The Crime of Angel Santiesteban / Angel Santiesteban #Cuba

Felix Luis Viera, Mexico City

Felix Luis Viera, Mexico City

Felix Luis Veira: “I believe what Santiesteban says, not what a dictatorship says or might say, a dictatorship that maintains silence on this sentence before the residents in Cuba.”

One of the most outstanding storytellers in the literature of the Island in recent times has been sentenced to five years in prison.

By Felix Luis Viera

The Cuban writer Ángel Santiesteban, one of the most outstanding storytellers in the literature of the Island in recent times, has been sentenced to five years in prison.

His offense: “housebreaking and injury.”

However, the condemned himself said that “No court sentenced me: State Security sentenced me for opening a blog and being a government opponent.” He adds that the case against him for alleged crimes began about three and a half years after he “got sick of continuing to wear a mask” and opened an independent blog, The Children Nobody Wanted, from which he has been publishing the truth about the current state of Cuban culture and society.

So, he was successively accused of running over a child and absconding, rape, armed robbery, attempted murder and injuries, charges that later were not sustained. The writer says that the with regards to the two offenses for which he was finally prosecuted, seven people testified that he was not at the scene of the event in the Havana neighborhood of Vedado, but in the distant town of Diez de Octubre, studying with a lodge brother who had an exam for Master Mason.

I believe what Santiesteban says, not what a dictatorship says or might say, a dictatorship that maintains silence on this sentence before the residents in Cuba. I also believe in what he says because the offender has proven to be a brave man, who had earlier said that he would not pay even “a fine of five dollars,” but that in this case he would go to jail because he is innocent.

On November 8 Santiesteban was severely beaten by the Castro hordes when he and a small group of activists went to inquire about the situation of the regime opponent Antonio G. Rodiles, at the police station where he had been arrested in Havana. As a result of the beatings, the writer was left with damaged ribs and a considerable wound in his head, among other injuries. Subsequently he was locked in a cell from which he was released days later, interestingly, when a photograph of the shirt — now bloodied — that he had been wearing when attacked began to circulate through social networks. While in the brig, Santiesteban had declared a hunger strike.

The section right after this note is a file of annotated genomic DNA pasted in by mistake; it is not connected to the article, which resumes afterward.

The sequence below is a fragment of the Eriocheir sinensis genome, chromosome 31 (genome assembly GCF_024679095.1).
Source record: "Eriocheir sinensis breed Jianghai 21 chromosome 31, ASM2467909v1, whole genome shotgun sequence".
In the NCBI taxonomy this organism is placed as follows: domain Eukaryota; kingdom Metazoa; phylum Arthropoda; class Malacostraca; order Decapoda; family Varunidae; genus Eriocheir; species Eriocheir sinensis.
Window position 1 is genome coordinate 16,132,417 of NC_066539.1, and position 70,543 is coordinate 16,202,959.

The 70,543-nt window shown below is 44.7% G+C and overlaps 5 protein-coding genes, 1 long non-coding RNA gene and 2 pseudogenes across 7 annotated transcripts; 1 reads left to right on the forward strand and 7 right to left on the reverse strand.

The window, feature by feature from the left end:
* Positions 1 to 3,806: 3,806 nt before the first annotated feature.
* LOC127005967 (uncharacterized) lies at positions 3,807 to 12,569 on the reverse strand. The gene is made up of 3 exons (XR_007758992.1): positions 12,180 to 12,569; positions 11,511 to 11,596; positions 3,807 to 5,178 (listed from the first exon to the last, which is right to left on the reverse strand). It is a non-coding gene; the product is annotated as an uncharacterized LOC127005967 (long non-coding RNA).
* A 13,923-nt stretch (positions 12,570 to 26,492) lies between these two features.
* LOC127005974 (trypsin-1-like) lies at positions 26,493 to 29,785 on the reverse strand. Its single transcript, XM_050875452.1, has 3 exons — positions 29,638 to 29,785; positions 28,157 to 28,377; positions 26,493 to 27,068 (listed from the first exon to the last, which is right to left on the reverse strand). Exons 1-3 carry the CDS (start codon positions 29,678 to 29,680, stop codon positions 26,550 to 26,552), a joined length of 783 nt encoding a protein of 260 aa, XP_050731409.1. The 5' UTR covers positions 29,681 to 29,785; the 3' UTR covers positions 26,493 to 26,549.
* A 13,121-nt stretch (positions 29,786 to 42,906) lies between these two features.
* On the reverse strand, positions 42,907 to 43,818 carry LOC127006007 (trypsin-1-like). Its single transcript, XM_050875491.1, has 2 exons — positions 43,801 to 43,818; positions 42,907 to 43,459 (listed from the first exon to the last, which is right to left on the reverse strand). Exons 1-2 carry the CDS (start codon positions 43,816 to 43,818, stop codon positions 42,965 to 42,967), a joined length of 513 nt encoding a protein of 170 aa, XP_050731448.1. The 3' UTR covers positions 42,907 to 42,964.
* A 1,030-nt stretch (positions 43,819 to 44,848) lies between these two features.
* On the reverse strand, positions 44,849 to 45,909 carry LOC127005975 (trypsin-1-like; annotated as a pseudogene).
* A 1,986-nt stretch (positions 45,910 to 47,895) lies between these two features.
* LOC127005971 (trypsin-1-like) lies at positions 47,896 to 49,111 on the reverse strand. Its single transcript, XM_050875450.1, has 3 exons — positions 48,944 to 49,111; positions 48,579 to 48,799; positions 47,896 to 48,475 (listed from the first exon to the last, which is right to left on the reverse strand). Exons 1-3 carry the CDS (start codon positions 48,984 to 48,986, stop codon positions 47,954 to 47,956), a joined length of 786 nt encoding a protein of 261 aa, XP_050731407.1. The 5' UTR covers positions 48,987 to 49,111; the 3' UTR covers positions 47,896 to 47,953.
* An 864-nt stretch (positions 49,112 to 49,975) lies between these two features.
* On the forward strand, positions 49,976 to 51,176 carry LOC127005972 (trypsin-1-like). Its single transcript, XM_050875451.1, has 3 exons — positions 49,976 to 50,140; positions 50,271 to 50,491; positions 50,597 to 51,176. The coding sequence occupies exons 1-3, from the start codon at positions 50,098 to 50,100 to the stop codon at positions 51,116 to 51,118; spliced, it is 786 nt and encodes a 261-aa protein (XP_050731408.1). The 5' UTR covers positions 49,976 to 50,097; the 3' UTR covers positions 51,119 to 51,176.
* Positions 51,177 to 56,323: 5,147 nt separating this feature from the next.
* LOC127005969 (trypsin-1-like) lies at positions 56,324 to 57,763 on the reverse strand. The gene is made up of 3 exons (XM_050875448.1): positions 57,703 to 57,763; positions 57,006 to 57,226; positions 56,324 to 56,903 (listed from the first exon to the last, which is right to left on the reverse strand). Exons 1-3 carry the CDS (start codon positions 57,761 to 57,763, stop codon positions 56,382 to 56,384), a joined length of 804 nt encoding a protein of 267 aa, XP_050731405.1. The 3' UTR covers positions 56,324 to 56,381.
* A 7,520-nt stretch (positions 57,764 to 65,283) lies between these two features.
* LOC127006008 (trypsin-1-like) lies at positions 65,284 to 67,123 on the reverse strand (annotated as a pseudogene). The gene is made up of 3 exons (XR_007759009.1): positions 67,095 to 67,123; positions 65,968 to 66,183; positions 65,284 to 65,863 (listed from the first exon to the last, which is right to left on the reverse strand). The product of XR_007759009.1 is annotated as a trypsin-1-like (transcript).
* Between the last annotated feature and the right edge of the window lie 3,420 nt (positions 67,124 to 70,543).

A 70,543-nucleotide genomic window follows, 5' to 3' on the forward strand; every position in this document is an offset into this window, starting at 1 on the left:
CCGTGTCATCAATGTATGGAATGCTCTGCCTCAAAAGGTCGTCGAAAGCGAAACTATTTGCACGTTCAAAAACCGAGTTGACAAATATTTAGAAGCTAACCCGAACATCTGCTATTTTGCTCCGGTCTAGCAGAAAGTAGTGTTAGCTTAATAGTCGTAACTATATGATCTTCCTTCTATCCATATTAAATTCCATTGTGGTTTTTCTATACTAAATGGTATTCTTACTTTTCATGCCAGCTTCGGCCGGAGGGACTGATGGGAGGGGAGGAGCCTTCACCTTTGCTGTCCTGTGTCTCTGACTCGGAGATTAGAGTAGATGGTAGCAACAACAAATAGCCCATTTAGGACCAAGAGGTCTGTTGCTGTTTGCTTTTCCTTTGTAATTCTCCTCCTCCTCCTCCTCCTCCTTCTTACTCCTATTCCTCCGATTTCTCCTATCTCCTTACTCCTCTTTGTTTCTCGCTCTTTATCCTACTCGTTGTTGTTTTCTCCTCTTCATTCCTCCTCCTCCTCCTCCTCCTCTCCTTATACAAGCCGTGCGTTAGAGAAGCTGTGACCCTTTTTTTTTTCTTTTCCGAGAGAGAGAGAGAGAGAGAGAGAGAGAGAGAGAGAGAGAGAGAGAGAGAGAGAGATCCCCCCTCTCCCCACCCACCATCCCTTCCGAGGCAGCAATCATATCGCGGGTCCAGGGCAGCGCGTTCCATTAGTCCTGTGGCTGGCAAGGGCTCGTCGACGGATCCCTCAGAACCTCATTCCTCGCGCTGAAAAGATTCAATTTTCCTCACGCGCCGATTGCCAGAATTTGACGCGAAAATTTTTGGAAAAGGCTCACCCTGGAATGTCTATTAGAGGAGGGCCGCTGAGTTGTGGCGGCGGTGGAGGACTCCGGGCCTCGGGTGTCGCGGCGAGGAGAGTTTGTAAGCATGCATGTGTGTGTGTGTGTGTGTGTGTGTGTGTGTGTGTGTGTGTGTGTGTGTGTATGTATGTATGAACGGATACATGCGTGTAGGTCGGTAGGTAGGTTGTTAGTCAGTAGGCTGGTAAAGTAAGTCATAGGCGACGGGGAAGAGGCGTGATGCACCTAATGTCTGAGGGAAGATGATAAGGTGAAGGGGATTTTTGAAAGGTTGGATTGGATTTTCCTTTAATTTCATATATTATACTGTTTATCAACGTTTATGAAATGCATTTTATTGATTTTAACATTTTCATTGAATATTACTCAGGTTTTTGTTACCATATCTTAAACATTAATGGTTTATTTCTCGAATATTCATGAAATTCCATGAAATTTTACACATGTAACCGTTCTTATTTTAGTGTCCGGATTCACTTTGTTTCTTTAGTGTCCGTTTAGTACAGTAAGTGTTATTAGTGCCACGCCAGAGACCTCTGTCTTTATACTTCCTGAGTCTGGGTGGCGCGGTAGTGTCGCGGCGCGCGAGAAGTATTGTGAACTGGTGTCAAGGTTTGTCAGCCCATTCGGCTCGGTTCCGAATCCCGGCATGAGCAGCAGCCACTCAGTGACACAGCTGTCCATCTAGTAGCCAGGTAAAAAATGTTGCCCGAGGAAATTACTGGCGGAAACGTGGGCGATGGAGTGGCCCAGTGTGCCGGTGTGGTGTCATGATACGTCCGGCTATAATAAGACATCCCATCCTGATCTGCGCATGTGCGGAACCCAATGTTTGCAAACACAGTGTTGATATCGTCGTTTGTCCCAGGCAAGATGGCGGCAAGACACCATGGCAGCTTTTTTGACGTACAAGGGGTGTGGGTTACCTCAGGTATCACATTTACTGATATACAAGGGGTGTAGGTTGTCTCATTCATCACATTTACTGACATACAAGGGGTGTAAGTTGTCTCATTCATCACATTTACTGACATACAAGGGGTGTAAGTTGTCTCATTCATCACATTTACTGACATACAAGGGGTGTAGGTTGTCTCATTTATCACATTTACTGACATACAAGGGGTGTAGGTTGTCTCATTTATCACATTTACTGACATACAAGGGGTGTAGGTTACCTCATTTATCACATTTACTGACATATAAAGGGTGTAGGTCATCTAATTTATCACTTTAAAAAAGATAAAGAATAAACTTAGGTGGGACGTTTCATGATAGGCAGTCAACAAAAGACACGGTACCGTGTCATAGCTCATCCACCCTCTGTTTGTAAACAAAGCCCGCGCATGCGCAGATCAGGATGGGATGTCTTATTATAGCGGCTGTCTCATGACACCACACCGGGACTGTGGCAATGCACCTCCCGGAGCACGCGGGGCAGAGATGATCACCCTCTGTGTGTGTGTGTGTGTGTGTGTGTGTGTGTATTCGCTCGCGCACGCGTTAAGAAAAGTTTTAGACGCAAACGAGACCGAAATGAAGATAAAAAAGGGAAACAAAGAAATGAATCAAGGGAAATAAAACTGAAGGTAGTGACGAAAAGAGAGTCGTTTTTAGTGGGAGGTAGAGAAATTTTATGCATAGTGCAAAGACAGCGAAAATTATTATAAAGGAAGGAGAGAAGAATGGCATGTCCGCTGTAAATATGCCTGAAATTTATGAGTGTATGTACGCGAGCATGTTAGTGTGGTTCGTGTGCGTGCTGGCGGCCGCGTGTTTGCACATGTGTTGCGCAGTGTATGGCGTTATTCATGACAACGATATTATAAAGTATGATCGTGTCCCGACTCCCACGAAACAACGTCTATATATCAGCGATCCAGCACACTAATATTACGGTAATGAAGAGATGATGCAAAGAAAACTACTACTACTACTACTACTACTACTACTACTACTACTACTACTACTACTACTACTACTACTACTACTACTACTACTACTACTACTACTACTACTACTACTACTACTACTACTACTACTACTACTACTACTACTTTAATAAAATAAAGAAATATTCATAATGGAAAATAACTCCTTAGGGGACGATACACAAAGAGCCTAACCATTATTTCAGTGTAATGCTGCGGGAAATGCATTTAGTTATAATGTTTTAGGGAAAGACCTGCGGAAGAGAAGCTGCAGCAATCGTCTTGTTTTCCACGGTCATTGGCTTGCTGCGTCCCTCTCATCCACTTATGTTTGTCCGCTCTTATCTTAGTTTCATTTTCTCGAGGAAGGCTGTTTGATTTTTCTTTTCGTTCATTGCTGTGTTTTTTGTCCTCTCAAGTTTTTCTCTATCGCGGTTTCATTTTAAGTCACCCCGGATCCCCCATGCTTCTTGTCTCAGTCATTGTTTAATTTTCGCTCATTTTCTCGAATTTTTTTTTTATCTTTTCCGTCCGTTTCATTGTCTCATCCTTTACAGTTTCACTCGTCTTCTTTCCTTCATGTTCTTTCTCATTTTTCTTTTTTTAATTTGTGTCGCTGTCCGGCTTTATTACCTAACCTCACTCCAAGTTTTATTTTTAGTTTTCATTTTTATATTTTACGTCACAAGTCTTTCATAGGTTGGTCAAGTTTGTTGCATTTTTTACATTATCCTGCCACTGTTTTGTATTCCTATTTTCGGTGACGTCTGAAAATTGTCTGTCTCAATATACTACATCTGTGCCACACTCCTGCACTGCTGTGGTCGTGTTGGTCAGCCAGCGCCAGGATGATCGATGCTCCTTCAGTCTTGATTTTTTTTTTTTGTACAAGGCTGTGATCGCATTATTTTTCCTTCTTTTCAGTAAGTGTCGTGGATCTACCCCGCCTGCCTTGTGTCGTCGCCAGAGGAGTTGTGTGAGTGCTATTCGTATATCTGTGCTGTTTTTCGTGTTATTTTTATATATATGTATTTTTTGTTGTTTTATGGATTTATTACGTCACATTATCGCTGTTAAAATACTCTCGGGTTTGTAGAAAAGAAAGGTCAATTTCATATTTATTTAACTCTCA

I think to remove certain mystery that covers why the accusation, Ángel Santiesteban, who still has time to do so before going to serve the sentence (which is being appealed), should tell the story a little more about the facts alleged against him and which led to the penalty. Although, as I said before, I, and many others, believe in his innocence. And we believe that the dictatorship is trying to silence in this way a voice that has made them uncomfortable in recent times.

In these cases, one thinks we should ask the writers living in Cuba for solidarity for an honest, brave, selfless compatriot. But the writers on the island who could be in solidarity with their colleague do not have access to this information, since it does not suit the dictatorship for them to know it and they do not have Internet access.

Moreover, it makes no sense to ask for solidarity from is other colleagues, that minority who do have Internet access. Because of this minority, most of them have sold out to the Castro regime so long as they publish their books, they get to travel, they get medals and diplomas; that is, they enjoy the high privileges that make them say, as the great vassal Miguel Barnet said recently, “It is a privilege to live in Cuba.”

To Ángel Santiesteban who has been tried for crimes of a “housebreaking and injury.” However, to those who brutally beat him, who locked him in a cell for several days, where he was humiliated with gestures and words, they will not be held accountable, although they live under the same Penal Code.

What happened with this Cuban writer could be the start of an escalation of the dictatorship, as happened in 2003, when 75 dissident journalists were sentenced to long prison terms and three men who did not deserve death were sentenced to it. I only say this to give an example.

cubaencuentro.com

January 27 2013